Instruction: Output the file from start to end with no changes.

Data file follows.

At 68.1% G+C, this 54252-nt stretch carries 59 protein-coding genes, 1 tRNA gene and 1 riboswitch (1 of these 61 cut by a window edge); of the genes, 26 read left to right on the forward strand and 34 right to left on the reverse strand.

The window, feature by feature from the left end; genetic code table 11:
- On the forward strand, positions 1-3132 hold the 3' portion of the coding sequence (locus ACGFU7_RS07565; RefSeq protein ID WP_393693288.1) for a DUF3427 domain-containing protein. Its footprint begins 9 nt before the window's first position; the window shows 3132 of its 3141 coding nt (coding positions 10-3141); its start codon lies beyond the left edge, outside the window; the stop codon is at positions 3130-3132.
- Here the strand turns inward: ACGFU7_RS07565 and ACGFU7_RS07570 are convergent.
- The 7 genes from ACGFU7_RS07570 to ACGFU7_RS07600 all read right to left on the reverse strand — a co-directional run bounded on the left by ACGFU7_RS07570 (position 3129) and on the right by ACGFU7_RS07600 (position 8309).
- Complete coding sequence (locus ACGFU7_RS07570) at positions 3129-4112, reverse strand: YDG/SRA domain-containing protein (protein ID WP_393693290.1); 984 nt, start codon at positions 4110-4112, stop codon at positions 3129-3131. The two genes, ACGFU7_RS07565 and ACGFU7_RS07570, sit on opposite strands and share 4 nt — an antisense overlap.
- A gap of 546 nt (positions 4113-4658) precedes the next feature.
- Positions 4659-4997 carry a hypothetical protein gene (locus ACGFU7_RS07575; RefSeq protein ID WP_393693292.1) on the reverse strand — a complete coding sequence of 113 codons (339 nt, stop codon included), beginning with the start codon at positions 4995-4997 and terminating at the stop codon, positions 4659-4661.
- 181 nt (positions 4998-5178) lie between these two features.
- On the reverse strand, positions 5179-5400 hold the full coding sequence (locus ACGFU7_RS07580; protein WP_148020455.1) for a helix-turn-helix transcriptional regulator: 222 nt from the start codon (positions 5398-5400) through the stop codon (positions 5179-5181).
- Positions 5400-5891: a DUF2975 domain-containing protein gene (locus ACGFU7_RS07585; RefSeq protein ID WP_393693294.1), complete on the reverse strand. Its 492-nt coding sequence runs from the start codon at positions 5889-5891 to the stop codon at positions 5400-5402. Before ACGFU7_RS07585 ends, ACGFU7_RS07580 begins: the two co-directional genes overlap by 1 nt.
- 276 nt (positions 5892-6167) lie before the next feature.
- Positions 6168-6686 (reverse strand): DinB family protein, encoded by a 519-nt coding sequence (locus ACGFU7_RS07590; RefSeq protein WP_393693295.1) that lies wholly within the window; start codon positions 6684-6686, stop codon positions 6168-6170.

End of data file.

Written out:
At 68.1% G+C, this 54252-nt stretch carries 59 protein-coding genes, 1 tRNA gene and 1 riboswitch (1 of these 61 cut by a window edge); of the genes, 26 read left to right on the forward strand and 34 right to left on the reverse strand.

The window, feature by feature from the left end; genetic code table 11:
- On the forward strand, positions 1-3132 hold the 3' portion of the coding sequence (locus ACGFU7_RS07565; RefSeq protein ID WP_393693288.1) for a DUF3427 domain-containing protein. Its footprint begins 9 nt before the window's first position; the window shows 3132 of its 3141 coding nt (coding positions 10-3141); its start codon lies beyond the left edge, outside the window; the stop codon is at positions 3130-3132.
- Here the strand turns inward: ACGFU7_RS07565 and ACGFU7_RS07570 are convergent.
- The 7 genes from ACGFU7_RS07570 to ACGFU7_RS07600 all read right to left on the reverse strand — a co-directional run bounded on the left by ACGFU7_RS07570 (position 3129) and on the right by ACGFU7_RS07600 (position 8309).
- Complete coding sequence (locus ACGFU7_RS07570) at positions 3129-4112, reverse strand: YDG/SRA domain-containing protein (protein ID WP_393693290.1); 984 nt, start codon at positions 4110-4112, stop codon at positions 3129-3131. The two genes, ACGFU7_RS07565 and ACGFU7_RS07570, sit on opposite strands and share 4 nt — an antisense overlap.
- A gap of 546 nt (positions 4113-4658) precedes the next feature.
- Positions 4659-4997 carry a hypothetical protein gene (locus ACGFU7_RS07575; RefSeq protein ID WP_393693292.1) on the reverse strand — a complete coding sequence of 113 codons (339 nt, stop codon included), beginning with the start codon at positions 4995-4997 and terminating at the stop codon, positions 4659-4661.
- 181 nt (positions 4998-5178) lie between these two features.
- On the reverse strand, positions 5179-5400 hold the full coding sequence (locus ACGFU7_RS07580; protein WP_148020455.1) for a helix-turn-helix transcriptional regulator: 222 nt from the start codon (positions 5398-5400) through the stop codon (positions 5179-5181).
- Positions 5400-5891: a DUF2975 domain-containing protein gene (locus ACGFU7_RS07585; RefSeq protein ID WP_393693294.1), complete on the reverse strand. Its 492-nt coding sequence runs from the start codon at positions 5889-5891 to the stop codon at positions 5400-5402. Before ACGFU7_RS07585 ends, ACGFU7_RS07580 begins: the two co-directional genes overlap by 1 nt.
- 276 nt (positions 5892-6167) lie before the next feature.
- Positions 6168-6686 (reverse strand): DinB family protein, encoded by a 519-nt coding sequence (locus ACGFU7_RS07590; RefSeq protein WP_393693295.1) that lies wholly within the window; start codon positions 6684-6686, stop codon positions 6168-6170.